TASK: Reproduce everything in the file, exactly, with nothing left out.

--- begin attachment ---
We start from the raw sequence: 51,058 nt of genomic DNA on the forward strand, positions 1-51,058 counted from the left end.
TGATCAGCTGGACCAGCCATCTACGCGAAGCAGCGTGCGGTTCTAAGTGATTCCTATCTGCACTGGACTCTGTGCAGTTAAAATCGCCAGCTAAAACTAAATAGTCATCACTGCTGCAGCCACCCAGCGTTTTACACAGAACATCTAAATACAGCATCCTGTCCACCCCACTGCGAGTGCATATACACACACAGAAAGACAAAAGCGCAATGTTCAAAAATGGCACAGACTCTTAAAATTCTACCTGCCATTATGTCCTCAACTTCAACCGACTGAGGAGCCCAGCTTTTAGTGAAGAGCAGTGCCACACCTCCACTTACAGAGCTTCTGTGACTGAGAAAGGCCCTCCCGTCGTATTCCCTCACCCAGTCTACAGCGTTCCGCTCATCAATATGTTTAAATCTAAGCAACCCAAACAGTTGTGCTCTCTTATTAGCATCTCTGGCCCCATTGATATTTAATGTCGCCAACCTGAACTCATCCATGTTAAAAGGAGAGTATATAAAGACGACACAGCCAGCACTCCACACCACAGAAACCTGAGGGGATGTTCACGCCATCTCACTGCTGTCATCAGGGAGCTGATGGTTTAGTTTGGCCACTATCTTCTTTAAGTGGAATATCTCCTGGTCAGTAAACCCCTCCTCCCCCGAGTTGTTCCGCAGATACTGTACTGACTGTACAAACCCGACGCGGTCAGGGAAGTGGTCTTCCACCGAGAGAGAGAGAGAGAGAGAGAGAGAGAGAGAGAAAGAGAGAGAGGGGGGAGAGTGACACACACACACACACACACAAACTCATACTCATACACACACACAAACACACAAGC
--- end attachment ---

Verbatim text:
We start from the raw sequence: 51,058 nt of genomic DNA on the forward strand, positions 1-51,058 counted from the left end.
TGATCAGCTGGACCAGCCATCTACGCGAAGCAGCGTGCGGTTCTAAGTGATTCCTATCTGCACTGGACTCTGTGCAGTTAAAATCGCCAGCTAAAACTAAATAGTCATCACTGCTGCAGCCACCCAGCGTTTTACACAGAACATCTAAATACAGCATCCTGTCCACCCCACTGCGAGTGCATATACACACACAGAAAGACAAAAGCGCAATGTTCAAAAATGGCACAGACTCTTAAAATTCTACCTGCCATTATGTCCTCAACTTCAACCGACTGAGGAGCCCAGCTTTTAGTGAAGAGCAGTGCCACACCTCCACTTACAGAGCTTCTGTGACTGAGAAAGGCCCTCCCGTCGTATTCCCTCACCCAGTCTACAGCGTTCCGCTCATCAATATGTTTAAATCTAAGCAACCCAAACAGTTGTGCTCTCTTATTAGCATCTCTGGCCCCATTGATATTTAATGTCGCCAACCTGAACTCATCCATGTTAAAAGGAGAGTATATAAAGACGACACAGCCAGCACTCCACACCACAGAAACCTGAGGGGATGTTCACGCCATCTCACTGCTGTCATCAGGGAGCTGATGGTTTAGTTTGGCCACTATCTTCTTTAAGTGGAATATCTCCTGGTCAGTAAACCCCTCCTCCCCCGAGTTGTTCCGCAGATACTGTACTGACTGTACAAACCCGACGCGGTCAGGGAAGTGGTCTTCCACCGAGAGAGAGAGAGAGAGAGAGAGAGAGAGAGAGAAAGAGAGAGAGGGGGGAGAGTGACACACACACACACACACACAAACTCATACTCATACACACACACAAACACACAAGC